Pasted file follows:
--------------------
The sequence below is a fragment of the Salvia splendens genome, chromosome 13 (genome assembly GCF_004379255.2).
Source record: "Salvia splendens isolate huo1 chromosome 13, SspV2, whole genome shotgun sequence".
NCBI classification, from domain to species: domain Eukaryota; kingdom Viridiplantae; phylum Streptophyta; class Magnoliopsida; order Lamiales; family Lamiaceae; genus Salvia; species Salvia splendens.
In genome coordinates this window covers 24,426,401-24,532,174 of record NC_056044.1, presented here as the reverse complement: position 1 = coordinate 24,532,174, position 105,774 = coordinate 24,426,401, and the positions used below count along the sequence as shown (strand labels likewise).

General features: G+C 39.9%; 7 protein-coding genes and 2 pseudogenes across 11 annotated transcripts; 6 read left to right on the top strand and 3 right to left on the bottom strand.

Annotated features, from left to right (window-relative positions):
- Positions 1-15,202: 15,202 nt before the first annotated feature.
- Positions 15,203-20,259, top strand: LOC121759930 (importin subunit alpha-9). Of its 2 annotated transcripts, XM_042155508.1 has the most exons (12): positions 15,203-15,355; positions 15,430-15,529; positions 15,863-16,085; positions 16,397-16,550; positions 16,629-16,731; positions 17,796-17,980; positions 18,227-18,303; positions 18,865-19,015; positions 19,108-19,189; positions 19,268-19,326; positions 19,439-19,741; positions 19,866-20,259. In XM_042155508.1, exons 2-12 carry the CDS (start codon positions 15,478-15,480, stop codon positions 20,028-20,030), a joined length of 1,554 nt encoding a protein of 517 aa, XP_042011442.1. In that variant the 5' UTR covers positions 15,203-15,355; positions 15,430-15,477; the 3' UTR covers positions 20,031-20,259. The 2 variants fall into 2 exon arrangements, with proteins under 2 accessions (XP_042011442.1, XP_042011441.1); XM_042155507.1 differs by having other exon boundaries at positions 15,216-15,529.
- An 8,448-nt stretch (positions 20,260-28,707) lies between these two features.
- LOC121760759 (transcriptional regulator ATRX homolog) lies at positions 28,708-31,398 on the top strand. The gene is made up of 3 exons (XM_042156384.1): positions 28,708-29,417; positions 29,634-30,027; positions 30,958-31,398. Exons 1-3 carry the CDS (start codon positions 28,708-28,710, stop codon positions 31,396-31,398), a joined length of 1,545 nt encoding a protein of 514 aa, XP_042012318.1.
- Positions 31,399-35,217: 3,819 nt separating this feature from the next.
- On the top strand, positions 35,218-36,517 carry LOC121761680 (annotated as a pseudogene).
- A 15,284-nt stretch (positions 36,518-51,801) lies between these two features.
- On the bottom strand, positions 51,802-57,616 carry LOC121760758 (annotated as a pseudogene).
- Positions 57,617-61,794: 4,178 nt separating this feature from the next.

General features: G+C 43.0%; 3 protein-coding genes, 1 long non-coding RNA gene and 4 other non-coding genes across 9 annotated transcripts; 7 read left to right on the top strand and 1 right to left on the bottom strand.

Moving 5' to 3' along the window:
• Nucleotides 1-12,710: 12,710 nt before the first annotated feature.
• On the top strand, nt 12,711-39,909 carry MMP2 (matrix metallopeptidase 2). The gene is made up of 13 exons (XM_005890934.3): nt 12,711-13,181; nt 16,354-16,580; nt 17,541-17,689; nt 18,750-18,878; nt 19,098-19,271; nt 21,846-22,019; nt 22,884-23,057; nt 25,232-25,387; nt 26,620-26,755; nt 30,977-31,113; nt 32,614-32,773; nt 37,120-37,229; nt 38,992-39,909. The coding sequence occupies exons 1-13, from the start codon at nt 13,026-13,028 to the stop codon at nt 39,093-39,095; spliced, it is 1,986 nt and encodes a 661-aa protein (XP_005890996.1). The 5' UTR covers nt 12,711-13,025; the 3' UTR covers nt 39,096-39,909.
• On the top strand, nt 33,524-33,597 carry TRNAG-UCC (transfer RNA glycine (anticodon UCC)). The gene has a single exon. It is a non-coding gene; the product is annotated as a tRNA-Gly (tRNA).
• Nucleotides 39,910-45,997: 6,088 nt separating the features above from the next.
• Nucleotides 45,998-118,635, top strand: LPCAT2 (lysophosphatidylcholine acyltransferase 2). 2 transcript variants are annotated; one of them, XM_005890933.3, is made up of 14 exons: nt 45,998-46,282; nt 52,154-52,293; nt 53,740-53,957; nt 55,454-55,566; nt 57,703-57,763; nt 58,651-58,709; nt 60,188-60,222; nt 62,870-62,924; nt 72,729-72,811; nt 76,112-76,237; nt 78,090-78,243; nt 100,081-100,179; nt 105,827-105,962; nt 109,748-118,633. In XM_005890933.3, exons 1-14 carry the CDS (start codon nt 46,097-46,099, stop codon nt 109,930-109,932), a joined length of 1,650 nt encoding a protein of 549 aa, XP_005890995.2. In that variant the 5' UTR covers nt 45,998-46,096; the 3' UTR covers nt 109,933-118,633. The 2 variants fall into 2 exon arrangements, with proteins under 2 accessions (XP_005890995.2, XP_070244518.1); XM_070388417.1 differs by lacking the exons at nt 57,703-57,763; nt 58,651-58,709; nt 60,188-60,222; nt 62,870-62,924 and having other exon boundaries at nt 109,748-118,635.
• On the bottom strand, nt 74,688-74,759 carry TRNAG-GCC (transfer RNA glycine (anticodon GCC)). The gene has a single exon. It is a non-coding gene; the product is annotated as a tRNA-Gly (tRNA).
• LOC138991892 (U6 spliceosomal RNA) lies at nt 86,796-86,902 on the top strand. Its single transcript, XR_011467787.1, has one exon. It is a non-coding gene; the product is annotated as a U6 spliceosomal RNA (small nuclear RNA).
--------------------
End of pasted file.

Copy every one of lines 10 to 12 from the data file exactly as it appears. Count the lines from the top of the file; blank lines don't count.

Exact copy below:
- LOC121760759 (transcriptional regulator ATRX homolog) lies at positions 28,708-31,398 on the top strand. The gene is made up of 3 exons (XM_042156384.1): positions 28,708-29,417; positions 29,634-30,027; positions 30,958-31,398. Exons 1-3 carry the CDS (start codon positions 28,708-28,710, stop codon positions 31,396-31,398), a joined length of 1,545 nt encoding a protein of 514 aa, XP_042012318.1.
- Positions 31,399-35,217: 3,819 nt separating this feature from the next.
- On the top strand, positions 35,218-36,517 carry LOC121761680 (annotated as a pseudogene).